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Gum tempera, ink, and gold on paper
Overall: 20.3 x 14 cm (8 x 5 1/2 in.); Painting only: 10.6 x 10 cm (4 3/16 x 3 15/16 in.)
Gift of Mrs. A. Dean Perry 1962.279.46.b
The domed pavilions are typical features of Mughal architecture, with the pink sandstone eves.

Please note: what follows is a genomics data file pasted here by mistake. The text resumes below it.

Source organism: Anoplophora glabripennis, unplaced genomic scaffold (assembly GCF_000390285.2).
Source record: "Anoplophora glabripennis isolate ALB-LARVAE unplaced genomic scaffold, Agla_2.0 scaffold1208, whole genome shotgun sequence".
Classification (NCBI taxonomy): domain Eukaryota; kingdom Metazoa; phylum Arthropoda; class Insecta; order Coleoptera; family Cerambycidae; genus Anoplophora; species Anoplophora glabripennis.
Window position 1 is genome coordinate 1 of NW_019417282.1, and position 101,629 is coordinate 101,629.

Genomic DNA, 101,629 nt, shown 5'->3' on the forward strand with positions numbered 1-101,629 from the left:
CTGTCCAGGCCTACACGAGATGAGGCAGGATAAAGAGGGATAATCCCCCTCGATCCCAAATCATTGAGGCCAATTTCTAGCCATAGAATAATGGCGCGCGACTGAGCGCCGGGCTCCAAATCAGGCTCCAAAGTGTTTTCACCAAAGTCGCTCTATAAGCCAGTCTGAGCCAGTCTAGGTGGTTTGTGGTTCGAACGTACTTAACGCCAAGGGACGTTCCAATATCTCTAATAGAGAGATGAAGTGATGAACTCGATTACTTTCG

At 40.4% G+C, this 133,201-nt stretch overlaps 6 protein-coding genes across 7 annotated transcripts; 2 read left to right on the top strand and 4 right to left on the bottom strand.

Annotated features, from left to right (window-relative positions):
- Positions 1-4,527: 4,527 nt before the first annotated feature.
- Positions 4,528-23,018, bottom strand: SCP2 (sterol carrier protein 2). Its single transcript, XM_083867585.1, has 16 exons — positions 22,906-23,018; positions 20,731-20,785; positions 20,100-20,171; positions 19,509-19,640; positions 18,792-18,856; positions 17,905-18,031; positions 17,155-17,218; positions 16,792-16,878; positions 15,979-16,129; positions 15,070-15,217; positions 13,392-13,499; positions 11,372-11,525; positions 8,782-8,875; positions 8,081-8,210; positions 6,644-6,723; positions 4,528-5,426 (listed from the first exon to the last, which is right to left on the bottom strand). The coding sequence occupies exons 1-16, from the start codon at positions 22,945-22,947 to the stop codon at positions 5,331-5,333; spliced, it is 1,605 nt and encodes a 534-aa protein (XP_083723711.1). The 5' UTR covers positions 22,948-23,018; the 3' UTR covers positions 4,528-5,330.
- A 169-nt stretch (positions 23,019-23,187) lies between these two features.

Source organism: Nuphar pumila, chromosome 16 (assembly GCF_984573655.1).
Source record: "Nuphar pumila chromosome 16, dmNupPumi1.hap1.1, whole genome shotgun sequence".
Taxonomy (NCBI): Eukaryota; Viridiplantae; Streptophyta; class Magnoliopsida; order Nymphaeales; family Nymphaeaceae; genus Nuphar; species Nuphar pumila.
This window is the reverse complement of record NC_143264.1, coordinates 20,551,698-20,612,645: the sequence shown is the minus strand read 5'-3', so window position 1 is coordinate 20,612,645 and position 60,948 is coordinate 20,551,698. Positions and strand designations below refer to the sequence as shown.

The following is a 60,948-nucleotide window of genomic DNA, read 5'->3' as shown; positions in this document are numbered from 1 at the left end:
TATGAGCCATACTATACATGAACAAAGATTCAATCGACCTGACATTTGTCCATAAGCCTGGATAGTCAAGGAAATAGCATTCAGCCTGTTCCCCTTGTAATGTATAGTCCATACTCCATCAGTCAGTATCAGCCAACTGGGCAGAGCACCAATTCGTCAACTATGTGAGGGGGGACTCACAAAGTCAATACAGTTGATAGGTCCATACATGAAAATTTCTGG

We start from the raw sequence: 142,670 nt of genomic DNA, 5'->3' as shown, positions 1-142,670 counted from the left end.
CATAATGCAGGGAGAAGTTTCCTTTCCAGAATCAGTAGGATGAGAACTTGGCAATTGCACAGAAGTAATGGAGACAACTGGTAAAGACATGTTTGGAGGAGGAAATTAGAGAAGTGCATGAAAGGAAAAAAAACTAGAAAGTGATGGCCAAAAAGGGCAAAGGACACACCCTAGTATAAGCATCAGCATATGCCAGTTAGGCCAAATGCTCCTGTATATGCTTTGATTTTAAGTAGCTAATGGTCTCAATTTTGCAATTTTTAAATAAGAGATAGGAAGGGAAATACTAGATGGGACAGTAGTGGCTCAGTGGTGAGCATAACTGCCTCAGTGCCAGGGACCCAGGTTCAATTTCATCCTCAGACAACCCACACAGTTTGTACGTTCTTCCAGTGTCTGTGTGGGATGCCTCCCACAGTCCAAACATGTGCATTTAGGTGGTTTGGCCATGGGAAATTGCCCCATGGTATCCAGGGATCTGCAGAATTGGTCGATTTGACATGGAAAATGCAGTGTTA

The local king was so moved by the gesture of the King of King’s in support of the dervish and by his cleverness at bringing his own head, still attached, that he offered his daughter in marriage to him. The princess, wearing Indian dress, is shown honoring his feet. The male figures wear the Central Asian dress of the Mughals, with a long belted tunic and pants. The King of Kings then allowed her to marry the dervish. A fancy door with geometric patterns is in the background, but it extends all the way down to the front of the floor, which has been tilted up, so that the tile pattern can be seen head-on. These fanciful manipulations of space are a hallmark of local Indian artistic practice.
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